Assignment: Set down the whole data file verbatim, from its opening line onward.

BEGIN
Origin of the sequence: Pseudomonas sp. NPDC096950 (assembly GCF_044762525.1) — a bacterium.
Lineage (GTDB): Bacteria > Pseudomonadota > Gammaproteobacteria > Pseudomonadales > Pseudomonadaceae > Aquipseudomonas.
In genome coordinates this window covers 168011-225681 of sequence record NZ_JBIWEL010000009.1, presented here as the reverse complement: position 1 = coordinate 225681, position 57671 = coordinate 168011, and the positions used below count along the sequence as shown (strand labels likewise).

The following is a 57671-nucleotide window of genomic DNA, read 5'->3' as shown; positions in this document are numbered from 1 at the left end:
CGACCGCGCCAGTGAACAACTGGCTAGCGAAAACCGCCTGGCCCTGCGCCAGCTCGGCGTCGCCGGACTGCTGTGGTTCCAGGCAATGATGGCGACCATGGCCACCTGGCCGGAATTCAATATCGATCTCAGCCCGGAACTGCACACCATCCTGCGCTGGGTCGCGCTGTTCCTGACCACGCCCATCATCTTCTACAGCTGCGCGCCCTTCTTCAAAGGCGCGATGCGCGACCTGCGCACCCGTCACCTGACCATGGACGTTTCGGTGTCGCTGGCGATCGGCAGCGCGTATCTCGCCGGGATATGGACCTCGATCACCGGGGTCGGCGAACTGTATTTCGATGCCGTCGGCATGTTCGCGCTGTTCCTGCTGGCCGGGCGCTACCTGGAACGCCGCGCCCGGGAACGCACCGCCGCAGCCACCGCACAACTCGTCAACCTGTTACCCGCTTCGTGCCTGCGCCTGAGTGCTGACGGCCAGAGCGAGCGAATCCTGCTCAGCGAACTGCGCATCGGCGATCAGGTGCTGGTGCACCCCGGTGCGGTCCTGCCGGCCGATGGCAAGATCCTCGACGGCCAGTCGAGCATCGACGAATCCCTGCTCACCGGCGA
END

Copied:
Origin of the sequence: Pseudomonas sp. NPDC096950 (assembly GCF_044762525.1) — a bacterium.
Lineage (GTDB): Bacteria > Pseudomonadota > Gammaproteobacteria > Pseudomonadales > Pseudomonadaceae > Aquipseudomonas.
In genome coordinates this window covers 168011-225681 of sequence record NZ_JBIWEL010000009.1, presented here as the reverse complement: position 1 = coordinate 225681, position 57671 = coordinate 168011, and the positions used below count along the sequence as shown (strand labels likewise).

The following is a 57671-nucleotide window of genomic DNA, read 5'->3' as shown; positions in this document are numbered from 1 at the left end:
CGACCGCGCCAGTGAACAACTGGCTAGCGAAAACCGCCTGGCCCTGCGCCAGCTCGGCGTCGCCGGACTGCTGTGGTTCCAGGCAATGATGGCGACCATGGCCACCTGGCCGGAATTCAATATCGATCTCAGCCCGGAACTGCACACCATCCTGCGCTGGGTCGCGCTGTTCCTGACCACGCCCATCATCTTCTACAGCTGCGCGCCCTTCTTCAAAGGCGCGATGCGCGACCTGCGCACCCGTCACCTGACCATGGACGTTTCGGTGTCGCTGGCGATCGGCAGCGCGTATCTCGCCGGGATATGGACCTCGATCACCGGGGTCGGCGAACTGTATTTCGATGCCGTCGGCATGTTCGCGCTGTTCCTGCTGGCCGGGCGCTACCTGGAACGCCGCGCCCGGGAACGCACCGCCGCAGCCACCGCACAACTCGTCAACCTGTTACCCGCTTCGTGCCTGCGCCTGAGTGCTGACGGCCAGAGCGAGCGAATCCTGCTCAGCGAACTGCGCATCGGCGATCAGGTGCTGGTGCACCCCGGTGCGGTCCTGCCGGCCGATGGCAAGATCCTCGACGGCCAGTCGAGCATCGACGAATCCCTGCTCACCGGCGA